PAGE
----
Loren's Reviews > Historic Bonaventure Cemetery

Historic Bonaventure Cemetery by Amie Marie Wilson
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Apr 30, 11

bookshelves: cemetery-books, morbid-books
Read in January, 2003

Another in the series of books which collect historic photographs of America, Historic Bonaventure Cemetery was published first but came to me second, as a Christmas present. Like Images of America: New Orleans Cemeteries, this book contains hundreds of black-and-white photographs, all concentrated on the lovely moss-draped graveyard in Savannah, Georgia.

Bonaventure began life as a plantation three miles east of downtown Savannah. During the American Revolution, the original owners backed the wrong side and were exiled when their lands were seized for treason. One of the sons bought the land back in 1785 and was eventually elected governor of Georgia. His wife and four infant children were buried on the plantation, where their graves survive today. In June 1868, the plantation was landscaped by a cemetery company in the style of the picturesque northern garden cemeteries—accent, here, on garden.

The book’s illustrations are primarily drawn from the collection of the Georgia Historical Society, augmented with the authors’ modern photos. Some of my favorite images are the picture postcards so common from the Victorian era. Unfortunately, the writing on the backs of the cards is not reproduced; I missed being able to read, “Visited this cemetery, thought of you, wish you were here, etc.” In the spirit of souvenirs are the stereopticon cards (here represented by a single photo) of corseted young women seated along the roadside, awaiting their carriage home, or the picnickers seated before the tombstone over which they’ve flung a blanket—so not to be troubled in the graveyard by the ominous reminder of mortality?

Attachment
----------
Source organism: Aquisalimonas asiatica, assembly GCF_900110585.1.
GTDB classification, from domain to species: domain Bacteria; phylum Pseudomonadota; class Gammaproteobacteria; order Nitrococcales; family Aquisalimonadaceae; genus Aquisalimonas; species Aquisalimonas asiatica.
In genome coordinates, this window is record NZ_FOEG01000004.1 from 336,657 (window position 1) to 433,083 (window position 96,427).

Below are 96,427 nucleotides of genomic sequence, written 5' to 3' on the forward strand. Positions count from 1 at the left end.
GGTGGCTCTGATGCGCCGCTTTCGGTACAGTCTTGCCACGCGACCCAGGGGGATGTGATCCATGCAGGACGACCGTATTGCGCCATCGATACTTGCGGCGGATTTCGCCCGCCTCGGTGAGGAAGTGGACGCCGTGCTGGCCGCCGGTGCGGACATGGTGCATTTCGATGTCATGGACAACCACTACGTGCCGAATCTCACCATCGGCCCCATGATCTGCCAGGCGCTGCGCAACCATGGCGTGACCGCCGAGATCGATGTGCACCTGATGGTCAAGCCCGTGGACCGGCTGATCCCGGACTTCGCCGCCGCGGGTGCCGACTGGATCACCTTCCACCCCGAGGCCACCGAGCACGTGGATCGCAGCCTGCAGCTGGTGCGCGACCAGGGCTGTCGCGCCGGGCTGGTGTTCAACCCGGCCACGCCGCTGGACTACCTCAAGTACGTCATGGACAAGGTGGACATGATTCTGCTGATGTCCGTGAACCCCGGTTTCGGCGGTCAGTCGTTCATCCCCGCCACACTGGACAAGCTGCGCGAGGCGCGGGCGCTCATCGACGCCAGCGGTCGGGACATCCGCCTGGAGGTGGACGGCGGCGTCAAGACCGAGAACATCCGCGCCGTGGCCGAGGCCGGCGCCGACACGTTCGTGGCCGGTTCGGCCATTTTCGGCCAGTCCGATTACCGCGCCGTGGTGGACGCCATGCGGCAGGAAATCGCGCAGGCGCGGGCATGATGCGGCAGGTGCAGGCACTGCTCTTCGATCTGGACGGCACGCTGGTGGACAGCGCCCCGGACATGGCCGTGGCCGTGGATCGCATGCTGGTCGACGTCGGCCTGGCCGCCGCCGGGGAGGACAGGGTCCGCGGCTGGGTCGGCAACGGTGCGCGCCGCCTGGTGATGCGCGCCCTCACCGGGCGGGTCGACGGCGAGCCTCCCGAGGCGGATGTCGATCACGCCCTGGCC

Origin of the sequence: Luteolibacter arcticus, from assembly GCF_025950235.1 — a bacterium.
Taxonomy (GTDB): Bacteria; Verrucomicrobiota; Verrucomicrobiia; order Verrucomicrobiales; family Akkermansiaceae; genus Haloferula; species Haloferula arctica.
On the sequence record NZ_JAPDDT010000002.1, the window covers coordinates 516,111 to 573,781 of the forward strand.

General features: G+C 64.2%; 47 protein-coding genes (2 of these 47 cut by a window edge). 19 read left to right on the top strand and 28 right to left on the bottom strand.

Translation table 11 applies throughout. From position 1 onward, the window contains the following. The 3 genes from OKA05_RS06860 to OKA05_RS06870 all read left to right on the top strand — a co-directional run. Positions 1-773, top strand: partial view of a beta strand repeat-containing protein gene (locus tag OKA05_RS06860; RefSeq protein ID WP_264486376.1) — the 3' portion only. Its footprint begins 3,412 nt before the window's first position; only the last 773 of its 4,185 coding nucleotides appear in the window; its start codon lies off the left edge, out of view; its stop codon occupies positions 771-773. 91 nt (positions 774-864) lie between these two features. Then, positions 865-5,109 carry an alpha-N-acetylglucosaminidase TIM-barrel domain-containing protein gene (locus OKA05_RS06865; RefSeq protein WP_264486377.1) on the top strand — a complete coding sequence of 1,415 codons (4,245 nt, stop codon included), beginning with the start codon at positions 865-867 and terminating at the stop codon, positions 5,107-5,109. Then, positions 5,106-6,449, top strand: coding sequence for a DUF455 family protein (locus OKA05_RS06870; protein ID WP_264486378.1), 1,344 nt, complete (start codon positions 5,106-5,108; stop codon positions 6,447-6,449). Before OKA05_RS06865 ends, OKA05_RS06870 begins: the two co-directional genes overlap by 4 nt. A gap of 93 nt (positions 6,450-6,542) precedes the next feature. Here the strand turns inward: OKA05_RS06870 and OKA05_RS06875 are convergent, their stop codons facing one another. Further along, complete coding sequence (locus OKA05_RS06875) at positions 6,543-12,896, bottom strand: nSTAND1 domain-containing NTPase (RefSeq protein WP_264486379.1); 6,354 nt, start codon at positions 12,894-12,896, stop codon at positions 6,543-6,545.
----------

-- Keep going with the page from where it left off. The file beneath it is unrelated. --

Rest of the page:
In fact, for a book about a cemetery, Historic Bonaventure Cemetery stints on the photos of monuments. There are some beauts: the angel cradling the scallop shell birdbath in her arms, the exquisite floral wreath executed in marble by an Italian craftsman, the life-sized sculpture of Little Gracie with her nautical dress and button boots. I would have preferred if the book had showcased more of these artworks and fewer vistas of moss-swathed trees. Still, I find I cannot be disappointed when faced with so much melancholy loveliness. If anything, Historic Bonaventure Cemetery makes me yearn to see the place for myself.
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